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Animal Attraction: EU Bans Sale Of Animal-Tested Cosmetics

by Stacy Fox

Posted on March 13, 2013 at 5:54 AM

Humane Society International enthusiastically welcomes the long-awaited implementation of a European Union-wide ban on selling newly animal-tested cosmetics. HSI has led the high-profile Be Cruelty-Free campaign, with support from stars such as Leona Lewis, Ricky Gervais, Melanie C and Ke$ha, to see the EU sales ban enforced in full and on time.
Testing cosmetics on animals has been banned across the EU since 2009. But until Monday, retailers still could sell cosmetics containing ingredients that had been animal-tested in other countries. With the sales ban, the EU becomes the world’s largest cruelty-free cosmetics market [1]. To celebrate this historic milestone, HSI and the HSUS have launched Be Cruelty-Free Week, with awareness-raising activities happening across the globe, and call on the global cosmetics industry to end cruelty for beauty once and for all.
“Testing cosmetics on rabbits and guinea-pigs is the ugly face of the beauty industry,” said Troy Seidle, Be Cruelty-Free campaign director for HSI. “With the EU closing its doors to animal-tested cosmetics, the beginning of the end of global cosmetics cruelty is within our grasp. EU citizens made it clear that they don’t want their mascara or shampoo to have been dripped in a rabbit’s eye or force fed to mice in massive doses, no matter where in the world that suffering has taken place. EU policymakers listened, and today is a major moral milestone in the history of ending cosmetics animal testing. Of course, cosmetics cruelty could end immediately if companies simply stopped testing on animals and selling their products in countries that require such testing. So Humane Society International sends this sincere message to the global cosmetics industry: Please don’t ignore this momentous mandate for ending animal testing. It’s time to listen to consumers; it’s time to take cruelty out of the beauty business.”
EU officials adopted legislation to ban the sale of animal-tested cosmetics in Member States in 1993. However, officials repeatedly delayed implementation over successive years. EU Commissioner for Health and Consumer Policy Tonio Borg affirmed his commitment to the sales ban as he assumed his new role late last year. Read a timeline history of the EU ban.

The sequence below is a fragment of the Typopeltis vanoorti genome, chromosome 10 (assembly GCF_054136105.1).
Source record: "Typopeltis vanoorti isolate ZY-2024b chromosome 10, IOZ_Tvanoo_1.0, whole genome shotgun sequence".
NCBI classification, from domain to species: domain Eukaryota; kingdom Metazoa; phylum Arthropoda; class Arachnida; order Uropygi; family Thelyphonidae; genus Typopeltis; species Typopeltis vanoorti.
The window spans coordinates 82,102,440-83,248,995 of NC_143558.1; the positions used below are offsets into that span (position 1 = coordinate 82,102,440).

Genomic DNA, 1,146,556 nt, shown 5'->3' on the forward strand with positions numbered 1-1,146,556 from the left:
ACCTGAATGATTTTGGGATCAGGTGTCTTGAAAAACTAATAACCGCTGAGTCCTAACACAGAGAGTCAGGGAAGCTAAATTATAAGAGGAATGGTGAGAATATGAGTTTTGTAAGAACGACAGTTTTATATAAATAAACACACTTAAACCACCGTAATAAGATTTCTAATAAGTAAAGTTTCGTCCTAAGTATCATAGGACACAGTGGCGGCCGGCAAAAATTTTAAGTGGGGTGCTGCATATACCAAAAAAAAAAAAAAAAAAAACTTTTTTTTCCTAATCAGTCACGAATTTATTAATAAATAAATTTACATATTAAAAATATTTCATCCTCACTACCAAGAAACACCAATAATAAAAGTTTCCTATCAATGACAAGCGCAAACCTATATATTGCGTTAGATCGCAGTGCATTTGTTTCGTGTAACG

HSI is now working in India, Canada, Brazil, South Korea and beyond to encourage other countries to follow Europe’s compassionate lead. HSI’s Be Cruelty-Free campaign has seen stars such as Melanie C and Ricky Gervais sport ‘End Animal Testing’ tattoos; a heart-felt Valentine’s card message from Leona Lewis to the Commissioner; nearly half a million petition signatures collected in partnership with LUSH Handmade Cosmetics; and a white rabbit flash mob outside the European Commission in Brussels.
“Industry was shocked when the law was passed, and claimed that it could destroy Europe's cosmetics business,” said Liberal Democrat MEP Chris Davies, a member of the European Parliament’s negotiating team on the cosmetics legislation in 2003. “But since then many businesses have cooperated in the development of non-animal tests and great progress has been made. Cosmetic manufacturers came to realize that it's bad for business if customers associate their products with animal cruelty. A common European measure was necessary because no one country could have introduced these requirements by itself. The hope now must be that it will become the global standard, and that manufacturers across the world will work to eliminate animal testing.”

1. The EU ban will make it illegal, from 11 March 2013, to market cosmetics within the European Union if the final product or any of its ingredients have been animal-tested anywhere in the world after 11 March 2013. It therefore prohibits the sale of newly animal-tested cosmetics and requires companies to use existing approved ingredients in their products. Cruelty-free cosmetics and ingredients are those which have not been subject to new animal testing after a specified date because they are already in safe use.

Humane Society International